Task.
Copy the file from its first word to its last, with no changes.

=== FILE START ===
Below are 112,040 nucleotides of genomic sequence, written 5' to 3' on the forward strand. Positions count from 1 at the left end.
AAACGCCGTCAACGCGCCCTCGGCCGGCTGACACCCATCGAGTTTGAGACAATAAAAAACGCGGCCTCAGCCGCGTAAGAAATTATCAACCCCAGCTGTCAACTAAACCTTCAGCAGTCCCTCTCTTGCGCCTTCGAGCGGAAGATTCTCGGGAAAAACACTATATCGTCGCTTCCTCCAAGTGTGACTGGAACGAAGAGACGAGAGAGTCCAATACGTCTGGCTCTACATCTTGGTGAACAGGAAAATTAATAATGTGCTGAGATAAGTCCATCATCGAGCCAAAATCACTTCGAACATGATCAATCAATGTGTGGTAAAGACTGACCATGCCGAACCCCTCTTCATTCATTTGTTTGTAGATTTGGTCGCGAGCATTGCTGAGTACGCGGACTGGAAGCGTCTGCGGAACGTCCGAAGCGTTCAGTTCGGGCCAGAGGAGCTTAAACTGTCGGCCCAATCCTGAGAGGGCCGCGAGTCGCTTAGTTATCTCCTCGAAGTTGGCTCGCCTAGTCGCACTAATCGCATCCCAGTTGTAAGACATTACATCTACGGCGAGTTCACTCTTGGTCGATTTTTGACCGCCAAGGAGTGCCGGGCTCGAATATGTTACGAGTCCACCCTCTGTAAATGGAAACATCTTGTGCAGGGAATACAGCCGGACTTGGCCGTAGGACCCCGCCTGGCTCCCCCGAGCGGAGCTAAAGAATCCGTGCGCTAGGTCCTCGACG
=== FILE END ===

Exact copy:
Below are 112,040 nucleotides of genomic sequence, written 5' to 3' on the forward strand. Positions count from 1 at the left end.
AAACGCCGTCAACGCGCCCTCGGCCGGCTGACACCCATCGAGTTTGAGACAATAAAAAACGCGGCCTCAGCCGCGTAAGAAATTATCAACCCCAGCTGTCAACTAAACCTTCAGCAGTCCCTCTCTTGCGCCTTCGAGCGGAAGATTCTCGGGAAAAACACTATATCGTCGCTTCCTCCAAGTGTGACTGGAACGAAGAGACGAGAGAGTCCAATACGTCTGGCTCTACATCTTGGTGAACAGGAAAATTAATAATGTGCTGAGATAAGTCCATCATCGAGCCAAAATCACTTCGAACATGATCAATCAATGTGTGGTAAAGACTGACCATGCCGAACCCCTCTTCATTCATTTGTTTGTAGATTTGGTCGCGAGCATTGCTGAGTACGCGGACTGGAAGCGTCTGCGGAACGTCCGAAGCGTTCAGTTCGGGCCAGAGGAGCTTAAACTGTCGGCCCAATCCTGAGAGGGCCGCGAGTCGCTTAGTTATCTCCTCGAAGTTGGCTCGCCTAGTCGCACTAATCGCATCCCAGTTGTAAGACATTACATCTACGGCGAGTTCACTCTTGGTCGATTTTTGACCGCCAAGGAGTGCCGGGCTCGAATATGTTACGAGTCCACCCTCTGTAAATGGAAACATCTTGTGCAGGGAATACAGCCGGACTTGGCCGTAGGACCCCGCCTGGCTCCCCCGAGCGGAGCTAAAGAATCCGTGCGCTAGGTCCTCGACG